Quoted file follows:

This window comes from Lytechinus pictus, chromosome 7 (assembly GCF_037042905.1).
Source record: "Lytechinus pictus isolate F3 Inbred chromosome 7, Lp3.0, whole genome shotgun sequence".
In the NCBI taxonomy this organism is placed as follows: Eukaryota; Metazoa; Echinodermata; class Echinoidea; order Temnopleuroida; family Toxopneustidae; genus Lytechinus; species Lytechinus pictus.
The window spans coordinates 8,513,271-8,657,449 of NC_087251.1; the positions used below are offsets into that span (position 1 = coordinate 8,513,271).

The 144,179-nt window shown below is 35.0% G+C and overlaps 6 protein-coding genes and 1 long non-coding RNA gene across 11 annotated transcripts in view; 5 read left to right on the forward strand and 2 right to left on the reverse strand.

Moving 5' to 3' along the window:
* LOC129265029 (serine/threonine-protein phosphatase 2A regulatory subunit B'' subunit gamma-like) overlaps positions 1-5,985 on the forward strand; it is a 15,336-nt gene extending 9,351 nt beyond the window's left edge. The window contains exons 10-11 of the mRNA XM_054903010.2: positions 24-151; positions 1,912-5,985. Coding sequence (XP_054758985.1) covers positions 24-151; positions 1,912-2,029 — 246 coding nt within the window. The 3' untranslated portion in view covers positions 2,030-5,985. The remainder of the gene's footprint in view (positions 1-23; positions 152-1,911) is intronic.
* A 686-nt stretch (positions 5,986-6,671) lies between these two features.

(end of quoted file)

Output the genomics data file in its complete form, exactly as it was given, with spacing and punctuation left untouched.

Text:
This window comes from Lytechinus pictus, chromosome 7 (assembly GCF_037042905.1).
Source record: "Lytechinus pictus isolate F3 Inbred chromosome 7, Lp3.0, whole genome shotgun sequence".
In the NCBI taxonomy this organism is placed as follows: Eukaryota; Metazoa; Echinodermata; class Echinoidea; order Temnopleuroida; family Toxopneustidae; genus Lytechinus; species Lytechinus pictus.
The window spans coordinates 8,513,271-8,657,449 of NC_087251.1; the positions used below are offsets into that span (position 1 = coordinate 8,513,271).

The 144,179-nt window shown below is 35.0% G+C and overlaps 6 protein-coding genes and 1 long non-coding RNA gene across 11 annotated transcripts in view; 5 read left to right on the forward strand and 2 right to left on the reverse strand.

Moving 5' to 3' along the window:
* LOC129265029 (serine/threonine-protein phosphatase 2A regulatory subunit B'' subunit gamma-like) overlaps positions 1-5,985 on the forward strand; it is a 15,336-nt gene extending 9,351 nt beyond the window's left edge. The window contains exons 10-11 of the mRNA XM_054903010.2: positions 24-151; positions 1,912-5,985. Coding sequence (XP_054758985.1) covers positions 24-151; positions 1,912-2,029 — 246 coding nt within the window. The 3' untranslated portion in view covers positions 2,030-5,985. The remainder of the gene's footprint in view (positions 1-23; positions 152-1,911) is intronic.
* A 686-nt stretch (positions 5,986-6,671) lies between these two features.